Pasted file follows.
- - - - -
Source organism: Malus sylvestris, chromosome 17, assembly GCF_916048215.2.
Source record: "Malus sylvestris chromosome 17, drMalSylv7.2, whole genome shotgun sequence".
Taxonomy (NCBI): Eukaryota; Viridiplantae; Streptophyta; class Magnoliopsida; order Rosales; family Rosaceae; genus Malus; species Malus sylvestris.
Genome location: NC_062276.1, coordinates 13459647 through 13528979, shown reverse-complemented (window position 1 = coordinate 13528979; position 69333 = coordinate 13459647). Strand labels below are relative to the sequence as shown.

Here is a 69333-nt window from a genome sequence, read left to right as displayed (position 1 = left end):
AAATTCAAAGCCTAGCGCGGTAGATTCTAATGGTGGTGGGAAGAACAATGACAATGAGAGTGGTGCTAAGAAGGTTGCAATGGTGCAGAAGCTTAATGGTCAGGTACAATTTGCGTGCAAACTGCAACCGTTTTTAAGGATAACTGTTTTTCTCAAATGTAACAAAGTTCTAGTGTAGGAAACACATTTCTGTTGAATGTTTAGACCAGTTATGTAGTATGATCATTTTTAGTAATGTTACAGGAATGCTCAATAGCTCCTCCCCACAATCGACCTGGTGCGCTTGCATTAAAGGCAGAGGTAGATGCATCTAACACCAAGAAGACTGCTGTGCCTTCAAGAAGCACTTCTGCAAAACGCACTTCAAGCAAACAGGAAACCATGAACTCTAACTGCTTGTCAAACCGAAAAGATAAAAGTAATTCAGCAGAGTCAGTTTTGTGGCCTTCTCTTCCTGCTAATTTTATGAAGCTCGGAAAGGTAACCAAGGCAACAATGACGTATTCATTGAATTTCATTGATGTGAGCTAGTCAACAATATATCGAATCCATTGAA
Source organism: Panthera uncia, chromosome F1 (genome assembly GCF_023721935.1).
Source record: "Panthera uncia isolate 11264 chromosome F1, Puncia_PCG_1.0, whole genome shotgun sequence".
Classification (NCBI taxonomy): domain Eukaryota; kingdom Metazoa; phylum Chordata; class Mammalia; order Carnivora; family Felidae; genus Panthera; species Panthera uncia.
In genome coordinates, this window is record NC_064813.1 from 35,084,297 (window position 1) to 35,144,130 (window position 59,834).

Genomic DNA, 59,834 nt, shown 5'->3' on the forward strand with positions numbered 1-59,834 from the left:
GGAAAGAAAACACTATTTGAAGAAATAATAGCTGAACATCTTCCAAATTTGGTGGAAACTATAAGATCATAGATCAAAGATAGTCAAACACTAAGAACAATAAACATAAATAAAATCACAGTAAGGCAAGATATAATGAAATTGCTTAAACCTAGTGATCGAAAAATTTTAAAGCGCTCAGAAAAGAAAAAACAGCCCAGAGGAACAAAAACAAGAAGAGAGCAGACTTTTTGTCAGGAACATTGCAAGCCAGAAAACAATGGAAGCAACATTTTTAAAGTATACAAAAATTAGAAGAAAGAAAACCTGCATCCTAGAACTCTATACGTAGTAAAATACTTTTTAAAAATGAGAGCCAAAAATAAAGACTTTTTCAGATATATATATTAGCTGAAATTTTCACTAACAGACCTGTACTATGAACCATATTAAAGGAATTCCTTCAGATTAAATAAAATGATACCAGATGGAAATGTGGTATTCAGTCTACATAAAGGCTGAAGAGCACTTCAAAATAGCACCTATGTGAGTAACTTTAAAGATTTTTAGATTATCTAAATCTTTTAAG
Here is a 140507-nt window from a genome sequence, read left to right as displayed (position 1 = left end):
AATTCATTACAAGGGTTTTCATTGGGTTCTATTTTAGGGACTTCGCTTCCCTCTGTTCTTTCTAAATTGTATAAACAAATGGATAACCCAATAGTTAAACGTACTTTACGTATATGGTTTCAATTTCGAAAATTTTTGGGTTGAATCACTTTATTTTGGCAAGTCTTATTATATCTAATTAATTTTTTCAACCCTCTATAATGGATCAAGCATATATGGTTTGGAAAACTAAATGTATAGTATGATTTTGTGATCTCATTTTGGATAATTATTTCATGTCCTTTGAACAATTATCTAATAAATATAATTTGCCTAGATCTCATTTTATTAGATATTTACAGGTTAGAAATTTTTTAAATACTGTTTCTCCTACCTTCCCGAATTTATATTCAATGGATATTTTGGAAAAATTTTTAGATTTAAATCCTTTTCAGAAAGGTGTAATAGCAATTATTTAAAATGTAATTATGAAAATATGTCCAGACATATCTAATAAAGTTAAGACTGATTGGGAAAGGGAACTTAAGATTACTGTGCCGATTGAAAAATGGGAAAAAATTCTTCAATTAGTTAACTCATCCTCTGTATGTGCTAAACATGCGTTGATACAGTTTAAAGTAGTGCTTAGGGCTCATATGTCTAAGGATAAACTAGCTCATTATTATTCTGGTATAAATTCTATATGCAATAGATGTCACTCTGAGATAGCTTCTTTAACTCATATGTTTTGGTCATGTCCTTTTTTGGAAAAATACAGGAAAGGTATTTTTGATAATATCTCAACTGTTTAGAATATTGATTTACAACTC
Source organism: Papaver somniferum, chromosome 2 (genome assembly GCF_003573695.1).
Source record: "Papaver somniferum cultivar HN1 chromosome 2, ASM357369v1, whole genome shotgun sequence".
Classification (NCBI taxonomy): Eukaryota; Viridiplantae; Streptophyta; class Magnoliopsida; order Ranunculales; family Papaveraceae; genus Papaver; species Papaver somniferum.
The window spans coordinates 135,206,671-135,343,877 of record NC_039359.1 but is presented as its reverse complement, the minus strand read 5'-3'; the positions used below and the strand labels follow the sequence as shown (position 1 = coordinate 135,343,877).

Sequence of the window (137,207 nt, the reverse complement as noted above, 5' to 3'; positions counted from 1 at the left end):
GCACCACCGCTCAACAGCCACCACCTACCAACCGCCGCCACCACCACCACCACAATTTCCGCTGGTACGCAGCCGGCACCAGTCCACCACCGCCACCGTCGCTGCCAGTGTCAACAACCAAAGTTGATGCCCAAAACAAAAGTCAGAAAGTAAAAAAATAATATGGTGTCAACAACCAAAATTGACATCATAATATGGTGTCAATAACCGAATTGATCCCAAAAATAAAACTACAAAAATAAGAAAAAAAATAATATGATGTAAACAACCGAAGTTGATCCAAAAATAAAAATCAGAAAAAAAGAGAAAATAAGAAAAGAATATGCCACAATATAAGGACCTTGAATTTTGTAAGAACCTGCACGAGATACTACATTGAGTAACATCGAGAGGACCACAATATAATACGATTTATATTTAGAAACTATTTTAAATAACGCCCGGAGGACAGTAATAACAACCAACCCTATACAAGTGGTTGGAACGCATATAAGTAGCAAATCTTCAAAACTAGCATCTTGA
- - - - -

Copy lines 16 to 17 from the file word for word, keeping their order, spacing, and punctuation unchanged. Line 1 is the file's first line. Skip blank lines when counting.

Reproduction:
Source record: "Papaver somniferum cultivar HN1 chromosome 2, ASM357369v1, whole genome shotgun sequence".
Classification (NCBI taxonomy): Eukaryota; Viridiplantae; Streptophyta; class Magnoliopsida; order Ranunculales; family Papaveraceae; genus Papaver; species Papaver somniferum.